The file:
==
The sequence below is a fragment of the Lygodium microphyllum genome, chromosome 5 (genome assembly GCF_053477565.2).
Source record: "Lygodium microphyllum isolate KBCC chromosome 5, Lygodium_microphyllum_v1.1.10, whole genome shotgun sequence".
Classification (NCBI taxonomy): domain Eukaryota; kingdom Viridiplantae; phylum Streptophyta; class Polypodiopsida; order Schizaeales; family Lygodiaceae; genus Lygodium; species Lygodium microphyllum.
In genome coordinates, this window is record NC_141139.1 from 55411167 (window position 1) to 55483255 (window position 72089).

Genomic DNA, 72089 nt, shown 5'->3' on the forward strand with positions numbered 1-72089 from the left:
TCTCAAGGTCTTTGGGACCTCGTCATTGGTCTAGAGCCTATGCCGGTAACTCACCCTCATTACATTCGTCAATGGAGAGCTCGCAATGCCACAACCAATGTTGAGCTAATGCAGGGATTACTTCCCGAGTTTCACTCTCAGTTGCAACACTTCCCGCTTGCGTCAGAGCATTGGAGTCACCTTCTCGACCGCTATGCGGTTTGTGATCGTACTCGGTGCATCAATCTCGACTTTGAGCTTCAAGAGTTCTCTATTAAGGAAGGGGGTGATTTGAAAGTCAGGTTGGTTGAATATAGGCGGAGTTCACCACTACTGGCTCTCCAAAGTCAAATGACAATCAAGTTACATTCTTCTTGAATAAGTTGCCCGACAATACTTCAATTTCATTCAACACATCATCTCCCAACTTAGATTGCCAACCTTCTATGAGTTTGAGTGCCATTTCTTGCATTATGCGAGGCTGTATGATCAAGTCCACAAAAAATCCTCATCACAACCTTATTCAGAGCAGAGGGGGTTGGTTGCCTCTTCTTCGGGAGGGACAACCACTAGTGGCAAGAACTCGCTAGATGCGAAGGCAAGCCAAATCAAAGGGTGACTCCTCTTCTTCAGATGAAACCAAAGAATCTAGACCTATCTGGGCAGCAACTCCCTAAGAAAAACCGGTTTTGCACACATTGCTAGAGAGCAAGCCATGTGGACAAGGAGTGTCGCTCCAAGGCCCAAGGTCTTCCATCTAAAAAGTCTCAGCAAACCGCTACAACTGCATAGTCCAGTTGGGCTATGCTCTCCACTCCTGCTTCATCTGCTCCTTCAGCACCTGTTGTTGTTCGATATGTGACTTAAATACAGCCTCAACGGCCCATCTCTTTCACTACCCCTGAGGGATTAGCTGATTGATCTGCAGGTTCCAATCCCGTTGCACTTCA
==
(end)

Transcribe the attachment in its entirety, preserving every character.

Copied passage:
The sequence below is a fragment of the Lygodium microphyllum genome, chromosome 5 (genome assembly GCF_053477565.2).
Source record: "Lygodium microphyllum isolate KBCC chromosome 5, Lygodium_microphyllum_v1.1.10, whole genome shotgun sequence".
Classification (NCBI taxonomy): domain Eukaryota; kingdom Viridiplantae; phylum Streptophyta; class Polypodiopsida; order Schizaeales; family Lygodiaceae; genus Lygodium; species Lygodium microphyllum.
In genome coordinates, this window is record NC_141139.1 from 55411167 (window position 1) to 55483255 (window position 72089).

Genomic DNA, 72089 nt, shown 5'->3' on the forward strand with positions numbered 1-72089 from the left:
TCTCAAGGTCTTTGGGACCTCGTCATTGGTCTAGAGCCTATGCCGGTAACTCACCCTCATTACATTCGTCAATGGAGAGCTCGCAATGCCACAACCAATGTTGAGCTAATGCAGGGATTACTTCCCGAGTTTCACTCTCAGTTGCAACACTTCCCGCTTGCGTCAGAGCATTGGAGTCACCTTCTCGACCGCTATGCGGTTTGTGATCGTACTCGGTGCATCAATCTCGACTTTGAGCTTCAAGAGTTCTCTATTAAGGAAGGGGGTGATTTGAAAGTCAGGTTGGTTGAATATAGGCGGAGTTCACCACTACTGGCTCTCCAAAGTCAAATGACAATCAAGTTACATTCTTCTTGAATAAGTTGCCCGACAATACTTCAATTTCATTCAACACATCATCTCCCAACTTAGATTGCCAACCTTCTATGAGTTTGAGTGCCATTTCTTGCATTATGCGAGGCTGTATGATCAAGTCCACAAAAAATCCTCATCACAACCTTATTCAGAGCAGAGGGGGTTGGTTGCCTCTTCTTCGGGAGGGACAACCACTAGTGGCAAGAACTCGCTAGATGCGAAGGCAAGCCAAATCAAAGGGTGACTCCTCTTCTTCAGATGAAACCAAAGAATCTAGACCTATCTGGGCAGCAACTCCCTAAGAAAAACCGGTTTTGCACACATTGCTAGAGAGCAAGCCATGTGGACAAGGAGTGTCGCTCCAAGGCCCAAGGTCTTCCATCTAAAAAGTCTCAGCAAACCGCTACAACTGCATAGTCCAGTTGGGCTATGCTCTCCACTCCTGCTTCATCTGCTCCTTCAGCACCTGTTGTTGTTCGATATGTGACTTAAATACAGCCTCAACGGCCCATCTCTTTCACTACCCCTGAGGGATTAGCTGATTGATCTGCAGGTTCCAATCCCGTTGCACTTCA